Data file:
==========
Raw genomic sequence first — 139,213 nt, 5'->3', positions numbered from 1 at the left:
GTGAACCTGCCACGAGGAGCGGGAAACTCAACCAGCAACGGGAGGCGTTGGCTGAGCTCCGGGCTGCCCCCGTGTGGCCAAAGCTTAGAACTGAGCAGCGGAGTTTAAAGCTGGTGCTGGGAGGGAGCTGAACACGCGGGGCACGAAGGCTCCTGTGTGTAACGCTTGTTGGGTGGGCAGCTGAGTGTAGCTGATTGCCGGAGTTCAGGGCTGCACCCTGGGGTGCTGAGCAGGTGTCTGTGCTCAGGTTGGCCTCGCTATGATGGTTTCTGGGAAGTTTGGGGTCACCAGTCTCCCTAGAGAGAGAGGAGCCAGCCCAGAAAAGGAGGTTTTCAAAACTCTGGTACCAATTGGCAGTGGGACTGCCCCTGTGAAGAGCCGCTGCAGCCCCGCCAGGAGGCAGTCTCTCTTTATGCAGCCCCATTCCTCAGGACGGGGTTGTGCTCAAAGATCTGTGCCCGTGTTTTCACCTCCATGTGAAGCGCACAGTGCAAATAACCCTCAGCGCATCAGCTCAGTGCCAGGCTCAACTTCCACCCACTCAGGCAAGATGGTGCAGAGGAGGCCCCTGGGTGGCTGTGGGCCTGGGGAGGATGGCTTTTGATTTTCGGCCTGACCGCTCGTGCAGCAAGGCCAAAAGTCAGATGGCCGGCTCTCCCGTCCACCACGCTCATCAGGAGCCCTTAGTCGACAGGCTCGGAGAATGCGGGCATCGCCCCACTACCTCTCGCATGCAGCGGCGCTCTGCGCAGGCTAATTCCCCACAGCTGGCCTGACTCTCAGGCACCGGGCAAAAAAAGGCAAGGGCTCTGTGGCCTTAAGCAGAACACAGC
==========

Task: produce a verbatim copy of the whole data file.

Raw genomic sequence first — 139,213 nt, 5'->3', positions numbered from 1 at the left:
GTGAACCTGCCACGAGGAGCGGGAAACTCAACCAGCAACGGGAGGCGTTGGCTGAGCTCCGGGCTGCCCCCGTGTGGCCAAAGCTTAGAACTGAGCAGCGGAGTTTAAAGCTGGTGCTGGGAGGGAGCTGAACACGCGGGGCACGAAGGCTCCTGTGTGTAACGCTTGTTGGGTGGGCAGCTGAGTGTAGCTGATTGCCGGAGTTCAGGGCTGCACCCTGGGGTGCTGAGCAGGTGTCTGTGCTCAGGTTGGCCTCGCTATGATGGTTTCTGGGAAGTTTGGGGTCACCAGTCTCCCTAGAGAGAGAGGAGCCAGCCCAGAAAAGGAGGTTTTCAAAACTCTGGTACCAATTGGCAGTGGGACTGCCCCTGTGAAGAGCCGCTGCAGCCCCGCCAGGAGGCAGTCTCTCTTTATGCAGCCCCATTCCTCAGGACGGGGTTGTGCTCAAAGATCTGTGCCCGTGTTTTCACCTCCATGTGAAGCGCACAGTGCAAATAACCCTCAGCGCATCAGCTCAGTGCCAGGCTCAACTTCCACCCACTCAGGCAAGATGGTGCAGAGGAGGCCCCTGGGTGGCTGTGGGCCTGGGGAGGATGGCTTTTGATTTTCGGCCTGACCGCTCGTGCAGCAAGGCCAAAAGTCAGATGGCCGGCTCTCCCGTCCACCACGCTCATCAGGAGCCCTTAGTCGACAGGCTCGGAGAATGCGGGCATCGCCCCACTACCTCTCGCATGCAGCGGCGCTCTGCGCAGGCTAATTCCCCACAGCTGGCCTGACTCTCAGGCACCGGGCAAAAAAAGGCAAGGGCTCTGTGGCCTTAAGCAGAACACAGC